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javascript FAQ

javascript FAQ



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Published by sony

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Published by: sony on May 28, 2008
Copyright:Attribution Non-commercial


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About this FAQ
Why this FAQ?
The goal of this FAQ is to help you develop robust client-side scripts that canrun in Netscape Navigator as well as Microsoft Internet Explorer, under various operatingsystems. This FAQ collection is different from others in the following:
Here the answers are focused on platform-independent coding, rather than on one particular browser or platform.
Here most answers contain interactive code examples which you can run withoutleaving the Web page you are reading.
Here you get the solution, not just a confirmation that the problem exists. For example, other sources would just say:
Sorry, JavaScript cannot read files fromthe server 
. This FAQ gives you the solution:
 Here's a Java applet that helps JavaScript read files from the server.
What is JavaScript?
JavaScript is a scripting language designed for adding interactivity to HTML pages. The language was first implemented by Netscape Communications in Netscape Navigator 2 beta (1995). JavaScript is different from the Java language (developed at SunMicrosystems). However, the two languages can interoperate well.JavaScript programs, or scripts, are usually embedded directly in HTML files. The scriptexecutes when the user's browser opens the HTML file. (There is also
 server-side JavaScript 
, but it's beyond the scope of this FAQ collection.)JavaScript is an
interpreted language
. This means that scripts execute without preliminary
, i.e. without conversion of the script text into a system-dependent machine code. The user's browser 
the script, that is, analyzes andimmediately executes it. JavaScript is supported by the following browsers:
 Netscape Navigator (beginning with version 2.0)
Microsoft Internet Explorer (beginning with version 3.0)
Any other browser/product whose vendor licensed or implemented JavaScriptinterpreter (for example, Opera).Thus, most Internet users today have browsers that support JavaScript. That's whyJavaScript is one of the most popular tools for adding interactive features to Web pages.
JavaScript Features
What can JavaScript programs do?
The following list presents only some groups of typical tasks in whichJavaScript proves very useful:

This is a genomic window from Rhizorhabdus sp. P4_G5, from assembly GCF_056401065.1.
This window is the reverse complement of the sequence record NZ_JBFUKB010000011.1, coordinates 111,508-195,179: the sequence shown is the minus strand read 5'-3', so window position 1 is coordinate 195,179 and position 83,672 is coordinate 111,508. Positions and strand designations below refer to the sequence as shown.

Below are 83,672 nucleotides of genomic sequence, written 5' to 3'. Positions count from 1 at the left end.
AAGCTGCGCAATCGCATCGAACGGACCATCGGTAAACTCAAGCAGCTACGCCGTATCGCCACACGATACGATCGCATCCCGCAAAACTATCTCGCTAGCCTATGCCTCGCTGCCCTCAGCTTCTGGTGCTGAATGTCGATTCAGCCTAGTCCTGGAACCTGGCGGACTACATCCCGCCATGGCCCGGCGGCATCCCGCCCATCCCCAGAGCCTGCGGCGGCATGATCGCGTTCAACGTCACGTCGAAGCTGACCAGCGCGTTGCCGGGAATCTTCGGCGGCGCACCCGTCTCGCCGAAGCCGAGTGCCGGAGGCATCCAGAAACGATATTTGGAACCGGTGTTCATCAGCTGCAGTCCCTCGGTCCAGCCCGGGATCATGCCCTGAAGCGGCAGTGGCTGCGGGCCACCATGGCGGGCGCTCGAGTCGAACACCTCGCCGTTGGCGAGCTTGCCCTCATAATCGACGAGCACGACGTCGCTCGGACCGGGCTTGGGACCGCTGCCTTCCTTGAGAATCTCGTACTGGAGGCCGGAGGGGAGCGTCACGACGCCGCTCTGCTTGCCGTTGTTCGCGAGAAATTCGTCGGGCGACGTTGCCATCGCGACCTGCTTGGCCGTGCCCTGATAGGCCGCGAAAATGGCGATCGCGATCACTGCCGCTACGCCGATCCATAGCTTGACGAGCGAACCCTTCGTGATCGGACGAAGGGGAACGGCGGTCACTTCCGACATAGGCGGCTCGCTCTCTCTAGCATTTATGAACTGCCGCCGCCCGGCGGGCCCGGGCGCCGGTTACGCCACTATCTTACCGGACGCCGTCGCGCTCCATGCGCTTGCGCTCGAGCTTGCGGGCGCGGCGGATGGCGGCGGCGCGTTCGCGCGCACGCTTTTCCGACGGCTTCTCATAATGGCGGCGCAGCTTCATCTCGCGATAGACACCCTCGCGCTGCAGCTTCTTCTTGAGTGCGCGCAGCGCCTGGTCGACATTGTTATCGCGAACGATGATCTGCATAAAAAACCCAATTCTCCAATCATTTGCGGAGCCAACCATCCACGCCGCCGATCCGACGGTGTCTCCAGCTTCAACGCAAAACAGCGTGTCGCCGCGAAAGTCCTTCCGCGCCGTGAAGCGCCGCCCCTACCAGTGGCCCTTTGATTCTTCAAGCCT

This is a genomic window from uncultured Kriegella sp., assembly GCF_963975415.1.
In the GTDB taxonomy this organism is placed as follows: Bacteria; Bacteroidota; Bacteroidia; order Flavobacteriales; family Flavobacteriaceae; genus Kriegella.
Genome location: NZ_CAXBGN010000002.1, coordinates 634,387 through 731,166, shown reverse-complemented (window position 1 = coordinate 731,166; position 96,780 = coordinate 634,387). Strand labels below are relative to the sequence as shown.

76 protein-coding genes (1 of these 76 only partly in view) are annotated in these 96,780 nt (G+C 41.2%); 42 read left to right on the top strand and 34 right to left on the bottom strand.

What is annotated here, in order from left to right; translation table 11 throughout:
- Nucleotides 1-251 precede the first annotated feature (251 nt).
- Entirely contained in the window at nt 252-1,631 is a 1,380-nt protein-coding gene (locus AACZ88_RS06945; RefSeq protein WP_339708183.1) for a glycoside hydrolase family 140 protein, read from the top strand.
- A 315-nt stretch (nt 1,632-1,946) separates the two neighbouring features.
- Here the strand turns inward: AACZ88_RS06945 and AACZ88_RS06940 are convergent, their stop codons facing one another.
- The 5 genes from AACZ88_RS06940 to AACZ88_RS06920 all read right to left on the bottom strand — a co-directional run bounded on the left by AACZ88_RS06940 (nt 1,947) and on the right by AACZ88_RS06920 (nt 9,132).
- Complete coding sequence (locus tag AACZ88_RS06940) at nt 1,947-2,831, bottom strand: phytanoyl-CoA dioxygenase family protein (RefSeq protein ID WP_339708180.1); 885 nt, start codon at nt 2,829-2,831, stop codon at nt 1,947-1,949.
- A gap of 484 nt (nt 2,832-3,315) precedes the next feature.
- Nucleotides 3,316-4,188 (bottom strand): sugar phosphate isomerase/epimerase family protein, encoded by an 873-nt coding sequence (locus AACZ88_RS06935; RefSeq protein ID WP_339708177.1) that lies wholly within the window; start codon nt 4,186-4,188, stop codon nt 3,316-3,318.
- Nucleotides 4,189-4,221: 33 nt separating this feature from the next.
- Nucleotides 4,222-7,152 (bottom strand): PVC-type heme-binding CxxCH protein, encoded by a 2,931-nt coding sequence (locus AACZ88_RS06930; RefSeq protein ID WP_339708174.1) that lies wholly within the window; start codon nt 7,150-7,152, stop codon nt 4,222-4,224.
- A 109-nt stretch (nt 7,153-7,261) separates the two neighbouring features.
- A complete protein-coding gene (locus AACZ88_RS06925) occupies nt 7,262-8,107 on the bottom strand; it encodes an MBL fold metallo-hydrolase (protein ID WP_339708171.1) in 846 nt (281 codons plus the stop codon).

Generating HTML pages on-the-fly without accessing the Web server . Below you'll find simple examples illustrating each of these tasks.
1. Giving the user more control over the browser.
Here you can change the background color of this page as well as the text onthe browser's status bar.And here is a
button implemented with JavaScript. Click it, and you'll return to the page from which you arrived:
2. Detecting the user's browser2. Detecting the user's browser and OS.
The ability to detect the user's browser and OSallows your script to perform platform-dependent operations, if necessary.
Here users of different browsers will get different greetings:
We are really glad to see a user of Microsoft Internet Explorer under Windows!
3. Performing simple computations on the client side.
This is a JavaScript calculator: type an arithmetic expression, and JavaScriptwill compute its value.
4. Validating the user's input.
In the calculator above, try typing some letters instead of numeric input. You'llget a warning:
 Invalid input characters!
  Note that JavaScript helps the browser perform input validation without wasting theuser's time by the Web server access. If the user makes a mistake in the input, the user will get an error message immediately! On the other hand, if the input information isvalidated only on the server, then the user would have to wait for the server response.
5. Handling dates and time.
 Example 1.
This is a JavaScript clock.Local time:
 Example 2.
This script says "Nice morning, isn't it?" or "Good afternoon!" or "Goodevening!" or "Wow, you are not asleep yet!?" depending on the current time. It also tellsyou today's date.
 Nice morning, isn't it? Today is Tuesday, 14 August 2007.
6. Generating HTML pages on the fly.
The Table of Contents on the left is dynamically expandable. To view allsubsections in a section, you can click on the white arrow corresponding to thatsection. To hide subsections, click on the arrow .Every time you click on the arrows, the browser generates and displays a new HTML page in the left frame. Thanks to JavaScript, this operation is performed on the clientmachine, and therefore you don't have to wait while the information goes back and forth between your browser and the Web server.
JavaScripter.net.Copyright© 1999-2006, Alexei Kourbatov
JavaScript Limitations
What can't JavaScript programs do?
JavaScript code cannot do any of the following:
use printers or other devices on the user's system or the client-side LAN(For a workaround, seePrinting JavaScript output.)
access files on the user's system or the client-side LAN ; the onlyexception is the access to the browser's cookie files.(For a workaround, see theFile Accesssection.)
access files on the Web server.(For a workaround, see theFile Accesssection.)
implement multiprocessing or multithreading.If you do need toaccess files or perform other "privileged" operations, you can use JavaScript in combination with a
 Java applet 
. Signed Java applets are allowed to do"privileged" things, and your JavaScript programs can exchange information withapplets. However, you have to bear in mind
the biggest JavaScript/Java limitation
: theuser can always disable Java or JavaScript or both!

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